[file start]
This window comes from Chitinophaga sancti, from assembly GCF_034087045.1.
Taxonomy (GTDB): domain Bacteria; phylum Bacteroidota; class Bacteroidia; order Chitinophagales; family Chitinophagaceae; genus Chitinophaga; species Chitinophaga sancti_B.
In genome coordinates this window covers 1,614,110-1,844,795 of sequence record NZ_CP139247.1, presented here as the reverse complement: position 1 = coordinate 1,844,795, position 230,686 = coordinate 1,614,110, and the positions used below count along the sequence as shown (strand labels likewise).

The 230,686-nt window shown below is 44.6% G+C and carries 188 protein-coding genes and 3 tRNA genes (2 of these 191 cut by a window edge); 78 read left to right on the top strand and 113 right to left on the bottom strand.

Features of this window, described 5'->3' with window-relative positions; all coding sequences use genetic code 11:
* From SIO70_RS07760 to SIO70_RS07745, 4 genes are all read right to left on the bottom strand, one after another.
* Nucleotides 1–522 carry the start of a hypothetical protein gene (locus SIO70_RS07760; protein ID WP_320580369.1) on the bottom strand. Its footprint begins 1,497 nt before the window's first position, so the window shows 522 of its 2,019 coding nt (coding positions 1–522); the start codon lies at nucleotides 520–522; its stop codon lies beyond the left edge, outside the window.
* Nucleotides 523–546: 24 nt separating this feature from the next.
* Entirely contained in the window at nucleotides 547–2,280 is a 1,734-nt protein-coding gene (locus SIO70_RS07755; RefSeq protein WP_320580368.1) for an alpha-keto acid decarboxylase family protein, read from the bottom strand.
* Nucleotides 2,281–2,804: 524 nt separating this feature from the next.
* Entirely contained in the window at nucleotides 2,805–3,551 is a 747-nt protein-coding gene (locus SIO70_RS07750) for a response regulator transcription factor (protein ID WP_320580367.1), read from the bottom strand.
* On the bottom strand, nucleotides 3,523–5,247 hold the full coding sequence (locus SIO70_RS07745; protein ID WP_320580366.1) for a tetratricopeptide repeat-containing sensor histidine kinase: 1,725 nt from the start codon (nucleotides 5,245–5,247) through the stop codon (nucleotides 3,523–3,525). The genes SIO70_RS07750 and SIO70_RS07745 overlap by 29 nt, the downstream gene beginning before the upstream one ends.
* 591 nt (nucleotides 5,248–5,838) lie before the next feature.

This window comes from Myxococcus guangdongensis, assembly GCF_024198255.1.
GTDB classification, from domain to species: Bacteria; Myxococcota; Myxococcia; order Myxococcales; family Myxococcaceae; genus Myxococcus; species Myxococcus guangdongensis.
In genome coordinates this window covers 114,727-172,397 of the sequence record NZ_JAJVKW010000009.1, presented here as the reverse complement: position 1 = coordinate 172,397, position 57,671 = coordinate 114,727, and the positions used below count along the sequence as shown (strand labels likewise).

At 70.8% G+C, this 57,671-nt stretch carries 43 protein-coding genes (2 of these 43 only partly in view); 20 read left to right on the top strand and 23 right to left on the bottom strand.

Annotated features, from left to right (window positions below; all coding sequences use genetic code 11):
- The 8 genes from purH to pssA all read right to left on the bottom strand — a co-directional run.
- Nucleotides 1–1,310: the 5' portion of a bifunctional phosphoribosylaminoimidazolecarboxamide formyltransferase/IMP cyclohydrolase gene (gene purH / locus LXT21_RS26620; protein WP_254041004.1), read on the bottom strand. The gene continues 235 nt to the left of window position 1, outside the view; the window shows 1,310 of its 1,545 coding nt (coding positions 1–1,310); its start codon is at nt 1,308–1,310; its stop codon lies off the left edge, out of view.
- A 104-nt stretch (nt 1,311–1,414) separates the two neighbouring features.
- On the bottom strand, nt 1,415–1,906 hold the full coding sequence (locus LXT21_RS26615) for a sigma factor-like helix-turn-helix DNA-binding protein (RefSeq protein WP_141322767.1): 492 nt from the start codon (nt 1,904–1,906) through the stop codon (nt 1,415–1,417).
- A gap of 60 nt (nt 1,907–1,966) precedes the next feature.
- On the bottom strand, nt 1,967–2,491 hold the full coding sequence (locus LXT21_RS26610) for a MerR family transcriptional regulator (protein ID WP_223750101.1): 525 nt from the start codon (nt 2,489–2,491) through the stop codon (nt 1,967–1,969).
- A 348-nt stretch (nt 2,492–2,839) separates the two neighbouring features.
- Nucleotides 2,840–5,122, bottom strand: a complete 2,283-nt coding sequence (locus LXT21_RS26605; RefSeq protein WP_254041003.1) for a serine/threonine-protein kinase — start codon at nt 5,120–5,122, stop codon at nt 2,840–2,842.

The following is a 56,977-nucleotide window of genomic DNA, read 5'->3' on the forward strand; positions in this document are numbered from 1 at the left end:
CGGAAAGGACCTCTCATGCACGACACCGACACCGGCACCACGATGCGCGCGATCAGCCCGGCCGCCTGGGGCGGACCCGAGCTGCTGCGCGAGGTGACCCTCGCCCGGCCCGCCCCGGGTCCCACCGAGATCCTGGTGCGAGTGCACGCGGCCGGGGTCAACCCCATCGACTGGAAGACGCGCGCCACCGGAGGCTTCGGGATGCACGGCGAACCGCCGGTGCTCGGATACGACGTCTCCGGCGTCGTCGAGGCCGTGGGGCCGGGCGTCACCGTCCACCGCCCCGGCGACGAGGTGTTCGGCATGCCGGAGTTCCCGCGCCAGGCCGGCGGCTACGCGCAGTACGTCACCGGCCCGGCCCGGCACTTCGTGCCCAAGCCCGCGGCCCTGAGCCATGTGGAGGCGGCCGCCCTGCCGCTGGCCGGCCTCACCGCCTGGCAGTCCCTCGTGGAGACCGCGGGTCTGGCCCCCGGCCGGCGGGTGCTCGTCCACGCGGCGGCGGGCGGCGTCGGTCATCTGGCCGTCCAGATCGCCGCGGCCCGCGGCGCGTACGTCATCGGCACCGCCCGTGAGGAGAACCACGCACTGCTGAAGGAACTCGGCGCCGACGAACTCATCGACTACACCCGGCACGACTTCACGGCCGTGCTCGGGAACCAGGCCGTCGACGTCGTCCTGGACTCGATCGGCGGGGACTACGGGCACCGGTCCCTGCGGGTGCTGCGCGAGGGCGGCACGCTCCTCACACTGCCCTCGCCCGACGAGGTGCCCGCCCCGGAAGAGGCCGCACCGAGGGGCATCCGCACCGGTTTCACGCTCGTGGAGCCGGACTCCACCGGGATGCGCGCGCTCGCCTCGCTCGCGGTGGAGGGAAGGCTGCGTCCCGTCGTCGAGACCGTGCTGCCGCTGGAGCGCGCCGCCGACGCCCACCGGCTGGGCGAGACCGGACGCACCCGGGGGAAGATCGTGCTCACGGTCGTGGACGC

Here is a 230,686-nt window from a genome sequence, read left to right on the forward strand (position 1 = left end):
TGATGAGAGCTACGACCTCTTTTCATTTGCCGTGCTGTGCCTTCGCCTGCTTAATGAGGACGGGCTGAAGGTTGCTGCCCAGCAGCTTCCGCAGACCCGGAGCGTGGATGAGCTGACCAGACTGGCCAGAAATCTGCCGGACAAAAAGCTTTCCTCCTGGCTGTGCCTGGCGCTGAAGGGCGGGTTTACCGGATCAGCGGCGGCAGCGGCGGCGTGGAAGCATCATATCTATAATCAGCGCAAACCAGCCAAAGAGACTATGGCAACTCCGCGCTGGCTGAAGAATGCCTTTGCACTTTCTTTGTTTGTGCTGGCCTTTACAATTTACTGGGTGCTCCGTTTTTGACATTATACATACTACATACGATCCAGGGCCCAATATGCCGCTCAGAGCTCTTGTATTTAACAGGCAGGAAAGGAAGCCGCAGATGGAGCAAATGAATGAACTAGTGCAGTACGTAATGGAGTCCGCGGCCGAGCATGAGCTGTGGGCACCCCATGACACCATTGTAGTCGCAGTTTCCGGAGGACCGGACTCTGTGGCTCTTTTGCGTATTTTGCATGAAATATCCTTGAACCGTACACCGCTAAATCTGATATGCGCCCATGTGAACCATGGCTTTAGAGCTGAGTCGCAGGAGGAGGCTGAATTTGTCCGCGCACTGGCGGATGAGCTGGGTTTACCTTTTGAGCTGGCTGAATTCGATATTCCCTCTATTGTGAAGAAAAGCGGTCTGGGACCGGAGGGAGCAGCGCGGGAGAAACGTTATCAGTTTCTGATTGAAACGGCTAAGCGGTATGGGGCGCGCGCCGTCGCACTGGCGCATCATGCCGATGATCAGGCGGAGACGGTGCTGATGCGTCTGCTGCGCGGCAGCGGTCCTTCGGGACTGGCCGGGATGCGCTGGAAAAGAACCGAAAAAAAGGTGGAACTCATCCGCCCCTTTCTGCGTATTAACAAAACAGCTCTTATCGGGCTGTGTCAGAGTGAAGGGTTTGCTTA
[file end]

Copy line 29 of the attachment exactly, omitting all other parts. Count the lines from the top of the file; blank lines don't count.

Here is a 230,686-nt window from a genome sequence, read left to right on the forward strand (position 1 = left end):